Sausage and Peppers has been a family favorite for years. My aunt would often prepare this for lunch on Saturdays, after we returned from shopping in our neighborhood’s Italian section on Avenue U in Brooklyn. She would serve them with bread still warm from the baker and a selection of cheeses from her favorite salumeria. These days, I often make it for an easy weeknight supper.
Like most cooks, my aunt would fry up the sausages and then use their fat to fry the onions and peppers. This is the way I too have prepared this dish—that is, until last night.
Although I enjoy this Italian staple, I hate cleaning up the greasy mess it makes all over the stove. I thought there must be an easier alternative using my oven. I did a Google search and found several recipes that looked promising. I combined a few of them and came up with the one below.
Once again, I hadn’t planned on writing about this dish, but it turned out so well that I had to share it with you. I don’t think I’ll ever use the stove top again to make it.
Roasted Sausage, Peppers, and Onions
4 Italian sweet sausages
4 bell peppers (2 red, 1 yellow, 1 orange) cored, seeded, and sliced 1/2-inch thick
1 large onion, thinly sliced or chopped
3 garlic cloves, lightly smashed
Freshly ground black pepper
1/4 cup olive oil
1 lemon, quartered for serving with the sausage (optional)
Preheat the oven to 400°F.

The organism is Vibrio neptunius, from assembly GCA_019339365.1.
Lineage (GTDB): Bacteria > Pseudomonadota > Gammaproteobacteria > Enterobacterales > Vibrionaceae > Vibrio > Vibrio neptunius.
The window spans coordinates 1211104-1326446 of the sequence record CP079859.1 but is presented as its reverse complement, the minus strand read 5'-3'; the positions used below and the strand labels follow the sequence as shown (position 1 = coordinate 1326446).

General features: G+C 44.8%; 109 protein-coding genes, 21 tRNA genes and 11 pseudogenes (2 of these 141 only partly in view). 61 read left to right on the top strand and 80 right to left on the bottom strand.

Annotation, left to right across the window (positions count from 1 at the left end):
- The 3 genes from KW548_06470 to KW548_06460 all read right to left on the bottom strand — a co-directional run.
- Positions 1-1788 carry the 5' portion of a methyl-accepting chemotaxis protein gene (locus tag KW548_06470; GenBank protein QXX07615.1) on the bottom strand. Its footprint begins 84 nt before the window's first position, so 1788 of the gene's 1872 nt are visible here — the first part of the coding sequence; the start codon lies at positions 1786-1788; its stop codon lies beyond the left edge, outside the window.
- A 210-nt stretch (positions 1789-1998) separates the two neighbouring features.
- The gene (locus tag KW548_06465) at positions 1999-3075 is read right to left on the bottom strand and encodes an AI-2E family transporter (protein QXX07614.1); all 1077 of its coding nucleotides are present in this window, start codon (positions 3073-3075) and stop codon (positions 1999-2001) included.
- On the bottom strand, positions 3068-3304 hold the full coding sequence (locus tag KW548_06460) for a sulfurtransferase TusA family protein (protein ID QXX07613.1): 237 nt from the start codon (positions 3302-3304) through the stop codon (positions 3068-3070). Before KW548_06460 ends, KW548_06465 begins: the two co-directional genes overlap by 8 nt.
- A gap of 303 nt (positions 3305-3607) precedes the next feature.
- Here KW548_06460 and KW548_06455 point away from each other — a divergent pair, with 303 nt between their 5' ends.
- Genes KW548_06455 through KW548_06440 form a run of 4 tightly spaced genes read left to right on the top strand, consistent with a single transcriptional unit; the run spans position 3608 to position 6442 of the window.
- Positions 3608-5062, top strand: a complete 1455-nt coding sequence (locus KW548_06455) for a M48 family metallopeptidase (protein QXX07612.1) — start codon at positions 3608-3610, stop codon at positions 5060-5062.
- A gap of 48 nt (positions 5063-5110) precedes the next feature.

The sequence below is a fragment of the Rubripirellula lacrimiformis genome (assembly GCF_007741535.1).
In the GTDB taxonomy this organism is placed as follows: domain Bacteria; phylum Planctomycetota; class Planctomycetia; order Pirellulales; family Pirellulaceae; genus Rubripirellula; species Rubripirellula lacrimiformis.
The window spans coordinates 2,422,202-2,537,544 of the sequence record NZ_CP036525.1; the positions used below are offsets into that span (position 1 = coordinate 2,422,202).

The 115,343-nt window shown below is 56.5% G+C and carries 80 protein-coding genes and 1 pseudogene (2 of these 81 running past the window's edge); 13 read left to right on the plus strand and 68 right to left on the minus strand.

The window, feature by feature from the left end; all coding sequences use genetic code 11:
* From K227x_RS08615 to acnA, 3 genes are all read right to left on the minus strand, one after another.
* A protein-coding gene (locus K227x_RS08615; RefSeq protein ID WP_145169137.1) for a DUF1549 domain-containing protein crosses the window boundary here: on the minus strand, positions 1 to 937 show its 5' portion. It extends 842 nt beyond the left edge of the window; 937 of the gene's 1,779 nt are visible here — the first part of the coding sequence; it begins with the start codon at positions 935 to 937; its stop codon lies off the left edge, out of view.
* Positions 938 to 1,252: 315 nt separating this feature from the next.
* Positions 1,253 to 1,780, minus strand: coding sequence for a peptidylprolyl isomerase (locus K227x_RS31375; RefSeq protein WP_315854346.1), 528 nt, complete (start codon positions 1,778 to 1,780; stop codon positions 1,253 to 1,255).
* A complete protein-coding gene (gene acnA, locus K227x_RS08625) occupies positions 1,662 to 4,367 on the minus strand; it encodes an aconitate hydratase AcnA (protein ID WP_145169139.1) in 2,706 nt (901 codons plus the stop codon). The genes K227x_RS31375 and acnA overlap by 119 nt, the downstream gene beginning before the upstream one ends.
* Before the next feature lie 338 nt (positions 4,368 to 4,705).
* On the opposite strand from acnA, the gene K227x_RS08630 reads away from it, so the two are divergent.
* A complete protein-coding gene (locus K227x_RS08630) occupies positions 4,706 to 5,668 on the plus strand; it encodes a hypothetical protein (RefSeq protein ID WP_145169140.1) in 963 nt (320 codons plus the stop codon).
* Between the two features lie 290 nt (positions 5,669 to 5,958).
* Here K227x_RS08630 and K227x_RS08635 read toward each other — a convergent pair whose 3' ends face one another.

Spray a large roasting pan with olive-oil spray.
Place the sausages, peppers, onion, garlic, in the pan. Sprinkle with salt and pepper. Drizzle with olive oil and toss, making sure the sausages are in a single layer.
Roast the sausages and vegetables for about an hour. About mid-way through, turn the sausages to ensure even browning.
When the sausages and vegetables are browned to your liking, remove from the oven and serve. Squeeze some lemon on the sausage for added flavor.
Early on Sunday evening, we usually sit down with a cocktail and some appetizers to watch the string of cooking shows on PBS. They’re a welcome calm alternative to the increasingly competition-driven line-up on the Food Network.
One of our favorite shows is America’s Test Kitchen, which is both entertaining and instructive. A recent episode of the series included a relatively simple weeknight recipe for sweet Italian sausages with seedless red grapes and balsamic vinegar that we both thought had to be on our table before the end of the week. We found the combination of ingredients intriguing and came away with a better all-purpose method for browning and cooking sausage. I’m including a link to the show’s website, which, if you’re not a registered user, requires you to sign up. Registration is free. It’s worth the time and this page has an informative article on cooking sausages.
One of my fondest memories of my years as a young academic in Boston was spending Friday evenings with a couple of colleagues, cooking dinner, and watching “Dallas” and “Falcon Crest.” As we dined and intermittently glanced at the television, we’d offer a running, often cynical, commentary on the show’s lack of any redeeming social value and eventually wind up discussing politics and thus missing the end of the show.
Since I was often the guest, my friends typically prepared the meal, which more often than not was a roast beef. One evening, however, I offered to cook at their apartment. During these years, the late 70s, Marcella Hazan was my go-to authority on authentic Italian cooking; her two volumes of The Classic Italian Cookbook provided me with many recipes that would stun my friends with their simplicity and flavor. So the night I cooked for our Friday get-together I chose Hazan’s Bolognese-style pork roast braised in milk. I could start at 6PM and it would be ready just in time for “Dallas.”